However, even if a ready-to-use (plug and calculate) solution is implemented, there is still a need for moldmaking expertise. Additionally, this pricing system must be accepted by everyone within the company for it to be used successfully to submit competitive and accurate quotations.
Most of today’s pricing solutions provide manufacturing times and material costs, but that is only one aspect of calculating the final quotation price. The “technically” based part of the mold price is now being multiplied with the economic side (such as hourly rates of machines, relationship between moldmaker and buyer, etc.) and, the calculated manufacturing times now have to be multiplied with the hourly rates for the different kinds of machinery used in moldmaking, the company overhead and the profits.
The overhead is influenced by many factors, such as the degree of efficiency in the tool shop, customer relationships, use of special technology and quality. Additionally, pricing calculations differ if part production also takes place in the shop.
Because hourly rates are more frequently determined by the mold buyers or competitors, a systematic calculation can be helpful. By having all the manufacturing times calculated, it is easier to define the minimum price that has to be achieved for a mold without subsidizing the project.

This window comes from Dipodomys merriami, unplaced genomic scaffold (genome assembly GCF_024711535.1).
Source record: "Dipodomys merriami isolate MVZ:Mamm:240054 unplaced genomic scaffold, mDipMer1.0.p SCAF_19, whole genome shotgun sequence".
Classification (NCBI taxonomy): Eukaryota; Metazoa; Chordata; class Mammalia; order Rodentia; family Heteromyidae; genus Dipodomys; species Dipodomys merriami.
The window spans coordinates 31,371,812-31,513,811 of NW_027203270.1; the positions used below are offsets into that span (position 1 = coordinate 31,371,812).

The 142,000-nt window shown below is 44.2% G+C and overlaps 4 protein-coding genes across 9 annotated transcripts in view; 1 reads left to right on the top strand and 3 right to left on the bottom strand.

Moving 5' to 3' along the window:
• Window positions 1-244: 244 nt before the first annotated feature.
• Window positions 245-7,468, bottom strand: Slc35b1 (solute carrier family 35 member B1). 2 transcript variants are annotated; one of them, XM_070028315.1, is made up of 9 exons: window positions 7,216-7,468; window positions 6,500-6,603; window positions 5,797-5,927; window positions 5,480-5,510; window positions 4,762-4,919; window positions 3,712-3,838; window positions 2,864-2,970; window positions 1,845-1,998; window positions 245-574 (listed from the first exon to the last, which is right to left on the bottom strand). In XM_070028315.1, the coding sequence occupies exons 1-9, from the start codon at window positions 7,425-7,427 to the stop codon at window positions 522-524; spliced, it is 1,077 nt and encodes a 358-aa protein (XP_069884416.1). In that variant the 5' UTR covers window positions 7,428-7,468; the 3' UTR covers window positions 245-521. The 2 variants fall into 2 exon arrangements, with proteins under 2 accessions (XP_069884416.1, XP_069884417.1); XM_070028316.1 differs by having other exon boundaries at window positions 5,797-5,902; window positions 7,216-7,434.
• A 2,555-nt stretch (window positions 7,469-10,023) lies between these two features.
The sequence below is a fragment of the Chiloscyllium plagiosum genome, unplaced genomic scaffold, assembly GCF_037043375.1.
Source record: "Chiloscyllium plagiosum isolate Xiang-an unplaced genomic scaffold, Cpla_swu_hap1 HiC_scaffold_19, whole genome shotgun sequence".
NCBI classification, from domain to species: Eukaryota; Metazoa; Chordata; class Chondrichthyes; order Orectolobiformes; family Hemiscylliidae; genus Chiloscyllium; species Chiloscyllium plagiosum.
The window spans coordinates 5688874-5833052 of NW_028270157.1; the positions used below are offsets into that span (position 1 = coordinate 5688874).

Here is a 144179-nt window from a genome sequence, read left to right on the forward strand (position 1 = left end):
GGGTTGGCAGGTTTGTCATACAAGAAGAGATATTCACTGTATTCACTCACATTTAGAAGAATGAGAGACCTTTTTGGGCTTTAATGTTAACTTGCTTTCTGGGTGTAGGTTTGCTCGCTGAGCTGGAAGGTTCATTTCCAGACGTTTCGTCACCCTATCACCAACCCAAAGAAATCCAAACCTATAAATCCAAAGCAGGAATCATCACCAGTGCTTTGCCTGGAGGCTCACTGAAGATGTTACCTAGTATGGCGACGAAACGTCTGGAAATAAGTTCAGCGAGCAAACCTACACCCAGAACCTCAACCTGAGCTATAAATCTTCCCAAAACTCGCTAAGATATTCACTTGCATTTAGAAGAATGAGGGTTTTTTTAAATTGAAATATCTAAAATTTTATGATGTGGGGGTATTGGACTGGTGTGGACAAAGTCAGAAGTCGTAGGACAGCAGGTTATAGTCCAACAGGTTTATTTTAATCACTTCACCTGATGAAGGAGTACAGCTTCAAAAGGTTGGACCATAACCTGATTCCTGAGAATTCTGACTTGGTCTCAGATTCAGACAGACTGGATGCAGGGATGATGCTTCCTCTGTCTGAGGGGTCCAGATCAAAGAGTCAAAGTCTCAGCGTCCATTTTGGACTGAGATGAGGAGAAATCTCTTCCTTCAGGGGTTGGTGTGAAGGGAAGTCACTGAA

The experiences with pricing software are different because every company that calculates mold prices has a different approach and philosophy. Therefore, a more or less fixed solution (a solution that is not possible to customize; current software solutions for mold pricing are quite inflexible and calculation software has to meet the requirements of all users) is difficult to apply. As the development of pricing tools continues, this situation will improve.
Today it is possible to calculate mold costs by describing only the geometry and features of the injection molded part. Three-dimensional data can be used for the description of the part geometry, and in the near future it will be possible to make a mold calculation based solely on 3-D files.
The importance of a detailed calculation in the early stages of development is already widely accepted, making the need stronger for calculation software that aims to support the pricing step.